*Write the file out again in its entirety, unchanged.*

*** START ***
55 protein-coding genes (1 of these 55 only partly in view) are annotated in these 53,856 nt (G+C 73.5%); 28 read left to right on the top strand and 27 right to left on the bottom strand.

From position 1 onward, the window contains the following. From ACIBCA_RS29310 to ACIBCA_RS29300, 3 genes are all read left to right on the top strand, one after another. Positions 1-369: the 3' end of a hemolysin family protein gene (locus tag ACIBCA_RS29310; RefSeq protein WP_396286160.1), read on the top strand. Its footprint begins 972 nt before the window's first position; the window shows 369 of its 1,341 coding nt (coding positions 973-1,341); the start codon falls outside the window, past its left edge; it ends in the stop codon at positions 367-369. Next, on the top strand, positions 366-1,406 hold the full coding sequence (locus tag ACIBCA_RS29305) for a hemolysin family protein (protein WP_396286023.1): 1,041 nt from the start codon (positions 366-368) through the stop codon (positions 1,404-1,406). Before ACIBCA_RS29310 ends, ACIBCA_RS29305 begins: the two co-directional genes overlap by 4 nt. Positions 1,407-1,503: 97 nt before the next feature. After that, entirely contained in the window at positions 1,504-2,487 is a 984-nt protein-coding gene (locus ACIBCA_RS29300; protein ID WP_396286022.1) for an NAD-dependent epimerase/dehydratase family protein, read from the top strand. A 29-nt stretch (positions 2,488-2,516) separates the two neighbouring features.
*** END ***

55 protein-coding genes (1 of these 55 only partly in view) are annotated in these 53,856 nt (G+C 73.5%); 28 read left to right on the top strand and 27 right to left on the bottom strand.

From position 1 onward, the window contains the following. From ACIBCA_RS29310 to ACIBCA_RS29300, 3 genes are all read left to right on the top strand, one after another. Positions 1-369: the 3' end of a hemolysin family protein gene (locus tag ACIBCA_RS29310; RefSeq protein WP_396286160.1), read on the top strand. Its footprint begins 972 nt before the window's first position; the window shows 369 of its 1,341 coding nt (coding positions 973-1,341); the start codon falls outside the window, past its left edge; it ends in the stop codon at positions 367-369. Next, on the top strand, positions 366-1,406 hold the full coding sequence (locus tag ACIBCA_RS29305) for a hemolysin family protein (protein WP_396286023.1): 1,041 nt from the start codon (positions 366-368) through the stop codon (positions 1,404-1,406). Before ACIBCA_RS29310 ends, ACIBCA_RS29305 begins: the two co-directional genes overlap by 4 nt. Positions 1,407-1,503: 97 nt before the next feature. After that, entirely contained in the window at positions 1,504-2,487 is a 984-nt protein-coding gene (locus ACIBCA_RS29300; protein ID WP_396286022.1) for an NAD-dependent epimerase/dehydratase family protein, read from the top strand. A 29-nt stretch (positions 2,488-2,516) separates the two neighbouring features.